Since 2007, scientists have been searching to find the cause of a sudden and unexpected global rise in atmospheric methane, a potent greenhouse gas, following almost a decade in which concentrations had stayed relatively constant.
Recent studies have explored a range of possible causes. Suggestions have included a rise in oil and natural gas extraction, increased emissions from tropical wetlands or increases in emissions from growing East Asian economies.
However, a new paper by an international team of scientists in the Proceedings of the National Academy of Sciences (PNAS) investigates an alternative possibility: a rise and fall in the concentration of the substance that destroys methane in the atmosphere, the hydroxyl radical.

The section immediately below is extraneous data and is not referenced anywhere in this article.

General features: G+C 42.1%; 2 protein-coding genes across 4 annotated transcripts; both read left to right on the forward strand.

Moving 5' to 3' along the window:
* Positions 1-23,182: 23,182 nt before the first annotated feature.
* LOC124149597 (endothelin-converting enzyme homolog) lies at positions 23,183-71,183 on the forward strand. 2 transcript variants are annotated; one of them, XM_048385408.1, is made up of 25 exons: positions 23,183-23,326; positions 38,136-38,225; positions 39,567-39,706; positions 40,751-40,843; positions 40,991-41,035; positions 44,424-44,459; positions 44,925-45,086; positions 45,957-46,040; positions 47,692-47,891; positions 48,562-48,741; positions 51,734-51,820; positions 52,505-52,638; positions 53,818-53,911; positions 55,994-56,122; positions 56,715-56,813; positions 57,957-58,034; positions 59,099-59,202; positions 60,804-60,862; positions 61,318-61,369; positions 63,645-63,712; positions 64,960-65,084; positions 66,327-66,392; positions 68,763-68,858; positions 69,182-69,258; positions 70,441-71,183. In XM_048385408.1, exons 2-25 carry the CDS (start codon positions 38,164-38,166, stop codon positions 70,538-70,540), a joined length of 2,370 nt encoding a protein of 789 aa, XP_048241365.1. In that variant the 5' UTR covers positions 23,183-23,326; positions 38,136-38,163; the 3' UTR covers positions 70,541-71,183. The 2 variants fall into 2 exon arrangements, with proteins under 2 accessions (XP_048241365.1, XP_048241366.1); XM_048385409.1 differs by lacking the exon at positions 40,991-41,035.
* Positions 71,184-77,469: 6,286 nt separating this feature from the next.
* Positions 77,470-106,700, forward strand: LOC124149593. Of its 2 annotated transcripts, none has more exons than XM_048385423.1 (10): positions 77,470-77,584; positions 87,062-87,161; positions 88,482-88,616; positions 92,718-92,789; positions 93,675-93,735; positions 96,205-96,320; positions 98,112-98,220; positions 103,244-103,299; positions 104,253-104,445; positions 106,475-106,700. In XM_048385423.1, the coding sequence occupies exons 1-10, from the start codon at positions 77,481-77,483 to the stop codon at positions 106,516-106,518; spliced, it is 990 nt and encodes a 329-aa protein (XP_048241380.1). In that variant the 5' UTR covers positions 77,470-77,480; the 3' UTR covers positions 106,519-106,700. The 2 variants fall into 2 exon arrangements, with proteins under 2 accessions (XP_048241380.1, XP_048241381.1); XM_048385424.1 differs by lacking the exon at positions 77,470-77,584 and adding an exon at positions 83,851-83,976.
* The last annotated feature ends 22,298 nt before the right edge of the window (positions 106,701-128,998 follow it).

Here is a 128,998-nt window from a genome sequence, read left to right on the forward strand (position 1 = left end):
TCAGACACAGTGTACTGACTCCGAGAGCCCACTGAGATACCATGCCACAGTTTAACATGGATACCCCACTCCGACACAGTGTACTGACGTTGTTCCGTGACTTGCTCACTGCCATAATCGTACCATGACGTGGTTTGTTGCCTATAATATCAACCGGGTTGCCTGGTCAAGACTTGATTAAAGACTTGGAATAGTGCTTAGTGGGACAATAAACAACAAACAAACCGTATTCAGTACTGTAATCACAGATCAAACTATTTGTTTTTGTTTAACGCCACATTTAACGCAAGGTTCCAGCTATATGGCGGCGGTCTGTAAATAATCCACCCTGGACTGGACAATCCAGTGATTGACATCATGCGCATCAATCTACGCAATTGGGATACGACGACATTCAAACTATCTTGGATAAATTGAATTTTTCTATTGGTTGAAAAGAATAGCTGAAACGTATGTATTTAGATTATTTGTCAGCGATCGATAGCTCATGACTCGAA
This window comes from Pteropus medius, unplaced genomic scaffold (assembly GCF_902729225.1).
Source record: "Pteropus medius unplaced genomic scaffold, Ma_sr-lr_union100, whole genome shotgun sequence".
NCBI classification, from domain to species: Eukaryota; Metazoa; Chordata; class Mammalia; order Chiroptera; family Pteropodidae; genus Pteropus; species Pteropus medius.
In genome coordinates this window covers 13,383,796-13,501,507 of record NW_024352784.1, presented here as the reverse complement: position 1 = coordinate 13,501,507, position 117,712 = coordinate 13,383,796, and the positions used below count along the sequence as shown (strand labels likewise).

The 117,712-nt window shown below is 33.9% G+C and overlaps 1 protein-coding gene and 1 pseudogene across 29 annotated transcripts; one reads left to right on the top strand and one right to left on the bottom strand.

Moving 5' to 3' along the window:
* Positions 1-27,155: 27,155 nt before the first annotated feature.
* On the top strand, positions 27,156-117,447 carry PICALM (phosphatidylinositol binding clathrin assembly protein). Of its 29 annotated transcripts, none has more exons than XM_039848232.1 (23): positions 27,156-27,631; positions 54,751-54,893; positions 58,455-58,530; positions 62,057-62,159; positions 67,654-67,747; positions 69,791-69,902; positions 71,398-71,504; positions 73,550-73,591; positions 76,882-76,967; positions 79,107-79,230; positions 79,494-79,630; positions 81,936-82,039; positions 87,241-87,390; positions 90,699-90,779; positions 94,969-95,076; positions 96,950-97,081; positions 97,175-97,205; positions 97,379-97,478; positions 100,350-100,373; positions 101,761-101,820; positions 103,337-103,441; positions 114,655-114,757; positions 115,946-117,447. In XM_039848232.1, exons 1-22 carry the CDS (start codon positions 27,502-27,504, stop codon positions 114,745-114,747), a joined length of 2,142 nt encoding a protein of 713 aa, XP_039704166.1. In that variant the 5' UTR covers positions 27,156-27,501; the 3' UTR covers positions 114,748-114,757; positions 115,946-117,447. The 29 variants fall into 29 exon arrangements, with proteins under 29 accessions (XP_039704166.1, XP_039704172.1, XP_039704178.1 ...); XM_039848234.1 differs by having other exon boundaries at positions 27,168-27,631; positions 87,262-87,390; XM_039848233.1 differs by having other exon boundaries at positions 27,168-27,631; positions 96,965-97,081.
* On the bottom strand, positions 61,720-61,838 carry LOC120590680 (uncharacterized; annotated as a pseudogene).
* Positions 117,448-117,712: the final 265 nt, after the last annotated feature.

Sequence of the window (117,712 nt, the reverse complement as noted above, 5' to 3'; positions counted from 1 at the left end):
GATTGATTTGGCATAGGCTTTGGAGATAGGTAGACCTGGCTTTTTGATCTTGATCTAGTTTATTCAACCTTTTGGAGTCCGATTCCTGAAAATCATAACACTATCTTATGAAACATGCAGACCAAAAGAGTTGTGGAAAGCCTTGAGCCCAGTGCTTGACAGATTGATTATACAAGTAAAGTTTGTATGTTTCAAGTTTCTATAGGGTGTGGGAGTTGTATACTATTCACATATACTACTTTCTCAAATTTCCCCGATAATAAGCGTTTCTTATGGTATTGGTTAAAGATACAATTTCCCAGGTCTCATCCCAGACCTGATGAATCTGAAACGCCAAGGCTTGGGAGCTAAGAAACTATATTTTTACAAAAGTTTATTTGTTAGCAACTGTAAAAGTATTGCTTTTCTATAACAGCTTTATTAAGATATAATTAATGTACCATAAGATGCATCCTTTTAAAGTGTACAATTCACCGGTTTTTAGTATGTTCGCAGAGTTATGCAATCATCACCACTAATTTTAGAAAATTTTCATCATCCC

Lead author, Dr Matt Rigby from the University of Bristol’s School of Chemistry and Cabot Institute, said: "A change in the hydroxyl radical concentration would be a neat explanation for the changes in methane that we’ve seen.
"It would mean that emissions may not have increased suddenly in 2007, but rather, risen more gradually over the last couple of decades."